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New Castle news. (Chappaqua, N.Y.) 1945-????, September 14, 1951, Image 14

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Persistent link: http://nyshistoricnewspapers.org/lccn/sn2001062047/1951-09-14/ed-1/seq-14/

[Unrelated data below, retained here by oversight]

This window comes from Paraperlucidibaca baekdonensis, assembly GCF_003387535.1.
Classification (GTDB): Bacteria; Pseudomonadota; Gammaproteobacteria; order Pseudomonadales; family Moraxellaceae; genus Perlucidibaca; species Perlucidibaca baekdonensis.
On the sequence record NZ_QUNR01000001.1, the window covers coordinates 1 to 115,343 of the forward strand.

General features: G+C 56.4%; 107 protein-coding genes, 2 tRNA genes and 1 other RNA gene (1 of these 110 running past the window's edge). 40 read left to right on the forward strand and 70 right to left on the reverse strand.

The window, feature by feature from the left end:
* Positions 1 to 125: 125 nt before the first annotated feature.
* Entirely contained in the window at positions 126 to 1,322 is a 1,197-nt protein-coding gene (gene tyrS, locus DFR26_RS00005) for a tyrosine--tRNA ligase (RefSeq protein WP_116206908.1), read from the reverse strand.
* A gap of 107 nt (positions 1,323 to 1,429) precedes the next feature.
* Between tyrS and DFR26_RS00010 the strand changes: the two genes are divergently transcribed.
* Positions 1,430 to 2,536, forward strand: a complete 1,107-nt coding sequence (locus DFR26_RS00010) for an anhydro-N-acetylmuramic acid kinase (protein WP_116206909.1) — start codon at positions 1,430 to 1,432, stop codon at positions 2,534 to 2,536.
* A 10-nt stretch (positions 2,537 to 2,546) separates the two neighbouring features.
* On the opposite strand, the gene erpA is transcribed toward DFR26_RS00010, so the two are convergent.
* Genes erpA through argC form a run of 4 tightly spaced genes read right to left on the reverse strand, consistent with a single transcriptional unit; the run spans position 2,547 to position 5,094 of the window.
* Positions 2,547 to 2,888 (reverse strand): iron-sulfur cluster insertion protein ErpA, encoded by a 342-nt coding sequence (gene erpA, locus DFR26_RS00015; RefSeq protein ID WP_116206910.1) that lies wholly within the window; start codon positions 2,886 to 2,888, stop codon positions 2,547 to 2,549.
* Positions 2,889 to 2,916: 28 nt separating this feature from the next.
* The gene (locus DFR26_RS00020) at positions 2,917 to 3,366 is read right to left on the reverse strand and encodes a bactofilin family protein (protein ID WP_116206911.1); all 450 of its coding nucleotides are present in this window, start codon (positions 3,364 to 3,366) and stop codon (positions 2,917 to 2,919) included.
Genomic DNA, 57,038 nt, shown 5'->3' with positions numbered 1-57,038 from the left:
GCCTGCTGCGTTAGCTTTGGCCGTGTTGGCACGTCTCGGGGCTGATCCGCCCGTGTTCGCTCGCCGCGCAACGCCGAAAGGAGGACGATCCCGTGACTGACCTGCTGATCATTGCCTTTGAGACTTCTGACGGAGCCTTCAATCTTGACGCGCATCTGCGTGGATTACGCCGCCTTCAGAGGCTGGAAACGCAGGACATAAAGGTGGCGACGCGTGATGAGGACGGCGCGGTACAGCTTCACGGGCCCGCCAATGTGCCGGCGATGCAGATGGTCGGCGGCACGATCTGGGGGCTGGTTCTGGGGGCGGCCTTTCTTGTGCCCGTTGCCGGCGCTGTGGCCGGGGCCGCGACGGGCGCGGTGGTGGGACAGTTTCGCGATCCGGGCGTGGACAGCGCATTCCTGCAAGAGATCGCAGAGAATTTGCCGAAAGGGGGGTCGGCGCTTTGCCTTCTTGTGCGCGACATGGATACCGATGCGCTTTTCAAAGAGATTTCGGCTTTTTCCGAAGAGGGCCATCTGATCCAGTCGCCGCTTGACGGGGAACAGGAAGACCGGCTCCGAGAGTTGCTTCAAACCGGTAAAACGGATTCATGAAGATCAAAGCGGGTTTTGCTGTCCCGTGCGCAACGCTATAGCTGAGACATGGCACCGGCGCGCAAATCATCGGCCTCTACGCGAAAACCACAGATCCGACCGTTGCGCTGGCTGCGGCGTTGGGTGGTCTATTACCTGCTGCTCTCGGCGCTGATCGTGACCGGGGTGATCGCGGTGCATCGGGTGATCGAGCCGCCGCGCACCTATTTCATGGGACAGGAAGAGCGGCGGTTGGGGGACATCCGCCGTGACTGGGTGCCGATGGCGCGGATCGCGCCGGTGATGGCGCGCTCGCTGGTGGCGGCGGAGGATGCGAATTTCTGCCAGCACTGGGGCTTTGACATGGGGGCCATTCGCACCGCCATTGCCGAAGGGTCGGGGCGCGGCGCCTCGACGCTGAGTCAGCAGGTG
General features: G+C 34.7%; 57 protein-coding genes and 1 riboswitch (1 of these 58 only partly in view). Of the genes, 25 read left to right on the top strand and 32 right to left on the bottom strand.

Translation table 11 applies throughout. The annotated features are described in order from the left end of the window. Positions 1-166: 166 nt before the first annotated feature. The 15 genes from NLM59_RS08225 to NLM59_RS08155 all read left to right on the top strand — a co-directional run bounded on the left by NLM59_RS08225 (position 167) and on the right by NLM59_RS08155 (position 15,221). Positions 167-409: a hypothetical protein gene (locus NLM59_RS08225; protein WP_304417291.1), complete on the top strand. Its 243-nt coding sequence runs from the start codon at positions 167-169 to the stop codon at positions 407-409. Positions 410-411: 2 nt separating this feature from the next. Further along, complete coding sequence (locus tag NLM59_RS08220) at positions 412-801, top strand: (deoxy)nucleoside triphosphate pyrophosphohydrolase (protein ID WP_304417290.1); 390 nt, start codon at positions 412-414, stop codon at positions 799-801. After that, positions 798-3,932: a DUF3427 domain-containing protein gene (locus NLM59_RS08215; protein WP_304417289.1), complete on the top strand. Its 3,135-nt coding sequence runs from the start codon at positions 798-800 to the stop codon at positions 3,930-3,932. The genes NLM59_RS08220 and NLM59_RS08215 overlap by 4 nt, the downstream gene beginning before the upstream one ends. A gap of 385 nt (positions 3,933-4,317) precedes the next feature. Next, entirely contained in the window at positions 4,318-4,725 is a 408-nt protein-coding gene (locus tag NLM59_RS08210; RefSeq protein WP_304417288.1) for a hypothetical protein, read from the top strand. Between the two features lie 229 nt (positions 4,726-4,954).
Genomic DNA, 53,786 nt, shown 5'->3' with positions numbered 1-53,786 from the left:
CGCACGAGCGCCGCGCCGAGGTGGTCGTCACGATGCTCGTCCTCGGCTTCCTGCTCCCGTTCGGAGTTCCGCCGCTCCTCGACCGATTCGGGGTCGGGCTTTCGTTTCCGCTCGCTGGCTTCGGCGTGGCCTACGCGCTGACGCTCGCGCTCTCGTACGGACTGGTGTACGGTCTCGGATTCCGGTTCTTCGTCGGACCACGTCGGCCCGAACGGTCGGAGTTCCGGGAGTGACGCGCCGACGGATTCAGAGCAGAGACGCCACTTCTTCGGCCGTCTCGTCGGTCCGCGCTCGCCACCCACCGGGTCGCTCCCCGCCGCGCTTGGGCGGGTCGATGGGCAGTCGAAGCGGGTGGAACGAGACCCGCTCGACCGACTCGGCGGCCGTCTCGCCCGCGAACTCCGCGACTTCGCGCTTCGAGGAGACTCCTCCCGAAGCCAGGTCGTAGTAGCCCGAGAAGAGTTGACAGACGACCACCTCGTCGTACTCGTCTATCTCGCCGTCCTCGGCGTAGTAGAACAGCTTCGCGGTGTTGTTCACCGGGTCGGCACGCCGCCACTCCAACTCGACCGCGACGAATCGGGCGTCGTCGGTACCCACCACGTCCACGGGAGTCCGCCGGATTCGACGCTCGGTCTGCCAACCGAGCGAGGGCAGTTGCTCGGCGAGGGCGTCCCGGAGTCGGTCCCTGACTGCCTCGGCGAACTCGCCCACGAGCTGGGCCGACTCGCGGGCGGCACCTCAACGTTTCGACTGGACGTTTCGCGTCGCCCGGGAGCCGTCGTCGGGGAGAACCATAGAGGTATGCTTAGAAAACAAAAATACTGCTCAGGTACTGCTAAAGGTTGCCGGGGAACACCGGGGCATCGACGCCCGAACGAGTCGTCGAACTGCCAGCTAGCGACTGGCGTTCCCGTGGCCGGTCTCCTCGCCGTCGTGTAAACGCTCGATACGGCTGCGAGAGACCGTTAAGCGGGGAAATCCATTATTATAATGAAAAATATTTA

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14 •NEWCASTLE NEWS, FRIDAY, SEPTEMBER 14, 1951 Fire (Continued from Page One) Mrs. Hahn's daughter, Heidi Hahn, and had been there for about half an hour when the horn began to blow. Investiga­ tion of this phenomenon dis­ closed the beginning of the blaze. Damage to the Hahn car and the garage was complete, with some damage being done the work • shop and tools. One injury was sustained, a sprained ankle by fireman Tony Palmieri. Be a good American; be a olood donor. Pupil Increase (Continued from Page One) in full use.\ (The emphasis is ours). The increase for -this year is just under the 'total of all in­ creases between 1942 and 1948, and assumes its significance when seen against the increase of 179 students in the White Plains school system of 6,300 pupils. Two thirds of the gain of 150 was in the elementary ^school. The largest gain in a single class was in kindergarten, where there are 128 enrollments against last year's 98. Last fall's school cen­ sus had anticipated about 115. Theoretical capacity of Roar­ ing Brook school is 720; prac­ tical capacity is 700; the 1952 enrollment there is 698. At Hor­ ace Greeley, where the increases just reaching school will be felt in full next year, there are 550 students, with a capacity, under present curriculum adjustment, of about 600. The sixth, grade, now at Horace Greeley, jjdejs into four sections this year, and next year the seventh grade ^ill go into four sections for the first time. Of the 24 class sections in grades 1 to 6, 22 have more than 25 children in each class. The kindergarten, divided into 6 sec­ tions, has slightly more than 20 children per section. In 1931 the Chappaqiia school system had 476 enrollments; by 1947, 15 years later, this figure had approximately doubled, to 968. But in the last four years the increase has been about 320. Actual figures for the fourth day attendance as against last year's 4th day report was 1,211 and 1,125. You can invest. in America's freedom by buying U. S. Defense Bonds. ASSESSMENT ROLL COMPLETE The Town of New CaStle 1951 assessment rolls are complete as of Saturday, September 15, and will be on file with the Town Clerk, where, they may be in­ spected by the public. Meeting €> (Continued from Page One) Several other important is­ sues of interest to West Enders also are scheduled to be taken up at the meeting. One is a plan for street lighting in Millwood. A proposal will be presented for organization of a lighting district to provide street lights in tfce center of Millwood and on Route 100, Shinglehouse Road, Mill­ wood Road and other adjacent thoroughfares. Reports will also be made on parking plans for Chappaqua and Millwood and on the prog­ ress of the Millwood playground. Town Board _ O (Continued from Page Ont) . the planning of improvement of the field over to the Planning Board for a thorough investiga­ tion. This matter provides the first test of the Town Board 's earnestness in lodging full plan­ ning and project preparation powers in the Planning Board. It was a specific request of Use Town Board in the recent resolu­ tion increasing the planning powers of the Planning Board that Board undertake the plan­ ning for the recreation field. (In another story in this issue, there is reported the Planning Board's action in inviting bids on engineerig for the Town Rec­ reation field, which appears to require much work prior to the recreation development intenqjtti for it). Also by letter from Mr. Stocker came a request that the .Town purchase a mower for mainten­ ance of the Greeley Avenue and Millwood recreation fields. The request was placed in the budget file for 1952 appropriations. In a letter from Town Attorney Roderick Travis, acting as at­ torney for the Zoning Boardggf Appeals, the Town Board was queried as to its interest in the petition of Dominick Curcio, pre­ sented last week to the Zoning Board, to construct a gasoline station and garage on the east side of Bedford Road opposite the Victory Corners triangle. The Town's interest would derive | from its ownership-to-ibe of the King Street school building. Un­ less inquiries placed with tfes State and County highway de­ partments reveal some reason for. intervention, the, Town will take no notice of the, petition, it was agreed. , Pollings place ^for^'tHS 'new Eighth Election District will be in the Readers Digest annex in the personnel department, toy official designation of the Board. The space was offered by tiae Digest. ~ Two offers to buy parcels from the King Street school building lot were received^ .by the Board and were filed since the Town does not yet own the property and since it will be some time before a determination isjmade about how the property |Will be developed. • Building permits were issued during the month of August *n • a total of $205,795 worth of n^r\ construction, all of it residential, with estimated cdst.of construc­ tion ranging from $12,000 to $24?-' 000. Of 18 permits issued, 12 were for dwellings. Nine occupancy permits were issued during Au­ gust. 111111 LATEST WEATHER CHART is scanned by Capt. A. J. Lecce and Capt. R. P. Boyd just before taking off from Mitchel Field, L. I., on a routine flight. Airmen get weather maps by Long Distance lines Long Distance lines—similar to those used for telephone calls—now bring an actual picture of the weather to military fliers. At the Weather Analysis Center in Washington, D. C, an up-to-the-minute weather chart turns on a drum scanned by an electric eye. The signals this appa­ ratus sends out go over Long Distance wires to military installations all over the country—10 of these are in New York State. There, exact copies of,the chart are automatically reproduced. With a clear picture at hand, fliers can keep a jump ahead of fast-changing weather conditions. The weather system, largest Long Dis­ tance network of its kind, was designed and completed by the Bell System in less than two years. It's another demonstra­ tion of the importance of Long Distance lines to the security of the nation. 1,800 VOICES IN THE EARTH. A coaxial cable, capable of carrying 1,800 Long Distance telephone conversations at the same time, is shown here being laid underground by tractor trains. Coaxial cables are a vital part of the Long Dis­ tance network, which is so busy these days with defense calls. FREE TELEPHONE NUMBERS BOOKLET. To help you keep a list of the Long Distance numbers you fre­ quently call, your Business Office will gladly give you a handy, indexed numbers booklet—desk or pocket size ... Remember—you save time when you call by number. NEW YORK TELEPHONE COMPANY fi Telephone lines are busy with national defense. * m THERE ARE NOW MORE THAN 4 ,000 MILES J$ OF MICROWAVE RADIO RELAY SYSTEMS IN SERVICE CARRYING TELEPHONE CONVER­ SATIONS AND IN SOME CASES TV PROGRAMS. MORE THAN HALF THE | BELLSYSTEM'S MILLION STOCKHOLDERS ARE WOMEN